As we have discussed several times on this blog, the federal government, and to a lesser extent the state government, focuses on different types of crimes depending on the prevailing attitudes and issues of the moment. We have seen the government shift its focus from terrorism to mortgage fraud to securities fraud to pain clinics to Medicare fraud. Currently, with the economy and the debt being such major issues, different types of fraud become primary issues for law enforcement. Medicare fraud is a perfect target because it is huge, it involves fraud and it involves stealing from the federal government.
Medicare fraud can take several different forms. One primary way to commit Medicare fraud is to submit Medicare reimbursement forms for medical equipment or medical services that were either never provided or were provided but were unnecessary. The government has no way to track the amount of Medicare fraud with any specificity. However, the government has estimated that the total amount of Medicare fraud in 2010 was close to $50 billion, although it is unclear how many of the cases that comprise that estimate turned out to be valid Medicare reimbursement requests.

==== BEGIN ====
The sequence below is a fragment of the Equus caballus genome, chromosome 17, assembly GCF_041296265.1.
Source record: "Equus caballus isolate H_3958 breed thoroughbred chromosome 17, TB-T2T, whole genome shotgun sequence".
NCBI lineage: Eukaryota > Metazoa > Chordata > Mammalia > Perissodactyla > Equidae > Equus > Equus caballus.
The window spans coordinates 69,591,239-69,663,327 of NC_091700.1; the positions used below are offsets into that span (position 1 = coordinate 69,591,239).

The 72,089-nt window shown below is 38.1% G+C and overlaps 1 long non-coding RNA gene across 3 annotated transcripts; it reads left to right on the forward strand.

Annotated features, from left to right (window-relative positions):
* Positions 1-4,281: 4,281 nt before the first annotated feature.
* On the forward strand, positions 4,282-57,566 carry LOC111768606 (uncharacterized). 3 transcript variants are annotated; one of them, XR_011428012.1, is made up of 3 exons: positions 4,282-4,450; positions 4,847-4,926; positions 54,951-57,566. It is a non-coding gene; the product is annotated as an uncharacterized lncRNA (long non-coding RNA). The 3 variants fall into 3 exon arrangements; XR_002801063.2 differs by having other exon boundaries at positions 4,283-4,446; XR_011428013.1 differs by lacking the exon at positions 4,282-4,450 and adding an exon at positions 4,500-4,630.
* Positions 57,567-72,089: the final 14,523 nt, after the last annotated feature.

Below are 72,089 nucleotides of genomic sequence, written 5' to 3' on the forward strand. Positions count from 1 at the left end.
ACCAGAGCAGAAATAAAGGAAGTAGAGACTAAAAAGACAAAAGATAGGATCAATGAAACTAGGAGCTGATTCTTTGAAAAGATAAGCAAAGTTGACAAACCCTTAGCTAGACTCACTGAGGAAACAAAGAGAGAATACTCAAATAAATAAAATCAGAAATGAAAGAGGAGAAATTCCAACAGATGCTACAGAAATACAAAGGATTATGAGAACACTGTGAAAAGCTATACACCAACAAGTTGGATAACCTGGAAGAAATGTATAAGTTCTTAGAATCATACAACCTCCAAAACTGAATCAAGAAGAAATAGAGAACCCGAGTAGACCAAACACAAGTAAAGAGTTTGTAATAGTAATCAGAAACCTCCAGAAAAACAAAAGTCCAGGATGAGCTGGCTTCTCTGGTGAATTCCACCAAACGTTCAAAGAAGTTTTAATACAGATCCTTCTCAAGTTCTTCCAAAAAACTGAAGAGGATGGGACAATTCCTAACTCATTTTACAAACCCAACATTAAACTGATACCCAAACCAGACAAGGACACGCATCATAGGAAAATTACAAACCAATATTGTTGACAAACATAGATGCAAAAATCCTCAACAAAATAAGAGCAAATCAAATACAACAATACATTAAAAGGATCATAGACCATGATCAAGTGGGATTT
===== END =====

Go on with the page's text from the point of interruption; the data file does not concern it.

The United States Department of Justice (DOJ) recently announced the arrest of 111 suspects for Medicare fraud related conduct. In the press release, the government indicated the arrests included doctors, nurses, health care executives and others in nine cities for Medicare fraud totaling approximately $225 million. The arrests were made by the DOJ’s Medicare Fraud Strike Force which includes hundreds of federal, state and local law enforcement personnel. Confirming the increased focus on Medicare fraud, the DOJ indicated the number of law enforcement officials devoted to making Medicare fraud arrests has quadrupled over the last two years. They claim the various Medicare Fraud Strike Force teams made hundreds of arrests and recovered $4 billion in taxpayer money in 2010.
Of the 111 recent Medicare fraud arrests, 32 of them were in Florida. In Miami, Florida, the police broke up an alleged Medicare fraud scheme that involved $55 million worth of false billings for home health care, medical equipment and prescription drugs.